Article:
Well, I guess that's fair. Aside from perversion, I'm intersted in doing the movie non-digitally because 1) I'll probably finance it myself, and getting it done in camera is cheaper than digital post and 2) the movie is something of an homage to older monster/horro movies, and I'd like to make this movie the way they made those movies.

"Unless you've got lots of time for testing..."

Since I'm in the process of getting money together for the project, I actually do have a lot of time for testing.

Thanks for all the suggestions -- I'm sure they'll give me a good jumping-off point.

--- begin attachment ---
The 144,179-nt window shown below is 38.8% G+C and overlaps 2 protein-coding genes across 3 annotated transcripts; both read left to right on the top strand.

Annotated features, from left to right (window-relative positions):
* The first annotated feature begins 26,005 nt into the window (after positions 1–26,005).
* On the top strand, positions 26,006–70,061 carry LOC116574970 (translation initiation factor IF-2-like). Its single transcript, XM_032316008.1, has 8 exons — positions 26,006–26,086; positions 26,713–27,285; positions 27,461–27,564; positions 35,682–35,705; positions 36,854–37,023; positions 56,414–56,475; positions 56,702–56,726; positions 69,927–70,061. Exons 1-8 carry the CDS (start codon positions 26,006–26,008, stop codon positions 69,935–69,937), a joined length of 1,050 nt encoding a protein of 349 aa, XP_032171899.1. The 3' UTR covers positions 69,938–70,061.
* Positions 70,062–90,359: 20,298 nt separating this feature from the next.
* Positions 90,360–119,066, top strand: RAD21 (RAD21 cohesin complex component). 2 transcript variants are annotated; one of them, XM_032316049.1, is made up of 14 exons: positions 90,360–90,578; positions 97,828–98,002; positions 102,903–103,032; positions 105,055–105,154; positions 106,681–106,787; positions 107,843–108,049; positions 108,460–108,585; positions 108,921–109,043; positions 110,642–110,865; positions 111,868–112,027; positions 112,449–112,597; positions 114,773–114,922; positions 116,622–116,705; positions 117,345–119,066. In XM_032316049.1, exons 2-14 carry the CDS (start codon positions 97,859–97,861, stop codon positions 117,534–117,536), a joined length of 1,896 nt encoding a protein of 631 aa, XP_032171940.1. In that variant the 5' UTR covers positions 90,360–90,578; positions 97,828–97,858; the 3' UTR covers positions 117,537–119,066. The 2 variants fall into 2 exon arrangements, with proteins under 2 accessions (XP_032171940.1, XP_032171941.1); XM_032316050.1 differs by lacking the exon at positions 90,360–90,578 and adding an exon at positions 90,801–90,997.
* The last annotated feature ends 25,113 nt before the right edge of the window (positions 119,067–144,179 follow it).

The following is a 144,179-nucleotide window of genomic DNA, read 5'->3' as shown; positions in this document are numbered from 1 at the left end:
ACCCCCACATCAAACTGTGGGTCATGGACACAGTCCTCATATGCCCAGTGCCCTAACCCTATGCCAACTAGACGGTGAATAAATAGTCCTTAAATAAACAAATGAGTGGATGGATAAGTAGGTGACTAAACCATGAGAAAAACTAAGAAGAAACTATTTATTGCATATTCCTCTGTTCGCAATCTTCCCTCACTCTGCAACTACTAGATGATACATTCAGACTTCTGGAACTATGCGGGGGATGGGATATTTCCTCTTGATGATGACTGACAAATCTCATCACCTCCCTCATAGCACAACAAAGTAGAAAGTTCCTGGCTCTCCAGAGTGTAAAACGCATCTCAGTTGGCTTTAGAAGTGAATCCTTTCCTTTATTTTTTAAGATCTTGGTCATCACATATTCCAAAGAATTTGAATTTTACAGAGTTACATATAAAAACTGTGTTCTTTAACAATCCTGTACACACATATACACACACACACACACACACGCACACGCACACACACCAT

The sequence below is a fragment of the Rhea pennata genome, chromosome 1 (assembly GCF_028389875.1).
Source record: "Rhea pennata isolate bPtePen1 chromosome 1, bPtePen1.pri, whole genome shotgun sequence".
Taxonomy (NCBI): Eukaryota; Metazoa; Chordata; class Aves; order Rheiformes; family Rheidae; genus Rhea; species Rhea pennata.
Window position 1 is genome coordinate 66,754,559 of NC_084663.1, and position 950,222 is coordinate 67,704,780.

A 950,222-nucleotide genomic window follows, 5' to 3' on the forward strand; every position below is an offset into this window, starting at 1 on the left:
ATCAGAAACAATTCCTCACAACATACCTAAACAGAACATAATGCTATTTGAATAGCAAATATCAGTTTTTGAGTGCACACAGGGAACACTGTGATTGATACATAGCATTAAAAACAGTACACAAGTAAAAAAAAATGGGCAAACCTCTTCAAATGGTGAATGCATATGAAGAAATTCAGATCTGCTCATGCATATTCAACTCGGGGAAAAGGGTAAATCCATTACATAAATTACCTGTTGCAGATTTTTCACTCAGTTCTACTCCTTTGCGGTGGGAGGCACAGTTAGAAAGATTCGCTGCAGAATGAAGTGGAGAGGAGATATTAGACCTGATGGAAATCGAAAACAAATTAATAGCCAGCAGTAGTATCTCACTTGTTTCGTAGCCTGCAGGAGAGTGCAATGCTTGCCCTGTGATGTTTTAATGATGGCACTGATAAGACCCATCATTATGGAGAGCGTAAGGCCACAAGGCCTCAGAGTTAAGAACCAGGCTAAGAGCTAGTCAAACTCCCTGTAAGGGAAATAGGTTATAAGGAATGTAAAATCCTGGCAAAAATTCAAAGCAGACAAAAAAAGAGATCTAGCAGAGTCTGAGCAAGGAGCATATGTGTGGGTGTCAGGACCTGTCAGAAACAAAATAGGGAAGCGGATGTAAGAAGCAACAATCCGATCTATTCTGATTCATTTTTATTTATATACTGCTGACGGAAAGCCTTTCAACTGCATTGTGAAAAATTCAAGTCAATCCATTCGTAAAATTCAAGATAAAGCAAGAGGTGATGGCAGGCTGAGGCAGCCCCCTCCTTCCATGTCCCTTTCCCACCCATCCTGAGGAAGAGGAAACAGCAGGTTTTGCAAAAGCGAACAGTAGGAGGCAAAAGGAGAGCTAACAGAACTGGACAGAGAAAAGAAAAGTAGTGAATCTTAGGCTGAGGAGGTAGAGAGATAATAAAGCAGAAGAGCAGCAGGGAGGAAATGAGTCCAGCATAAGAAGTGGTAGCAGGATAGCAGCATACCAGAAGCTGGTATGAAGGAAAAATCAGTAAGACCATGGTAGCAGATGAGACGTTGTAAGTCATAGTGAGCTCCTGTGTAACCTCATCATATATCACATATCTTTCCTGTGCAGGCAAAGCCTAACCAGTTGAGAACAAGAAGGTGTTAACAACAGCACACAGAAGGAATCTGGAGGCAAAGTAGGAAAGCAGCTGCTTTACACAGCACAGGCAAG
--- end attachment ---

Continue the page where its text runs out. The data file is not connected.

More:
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#7 Jaan Shenberger

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Posted 17 January 2006 - 06:26 PM

there was an article in an issue of AC when the mars movie with val kilmer was released a few years ago. or maybe it was about the other depalma mars film released that year, i can't remember. but i remember it directly addressed getting the "mars red" look. one thing they mentioned was using orange reflectors for fill/bounce to address a certain problem (that i can't remember, of course).

but anyways, maybe that article will help if you get your hands on it.
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#8 David Mullen ASC

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Posted 17 January 2006 - 10:39 PM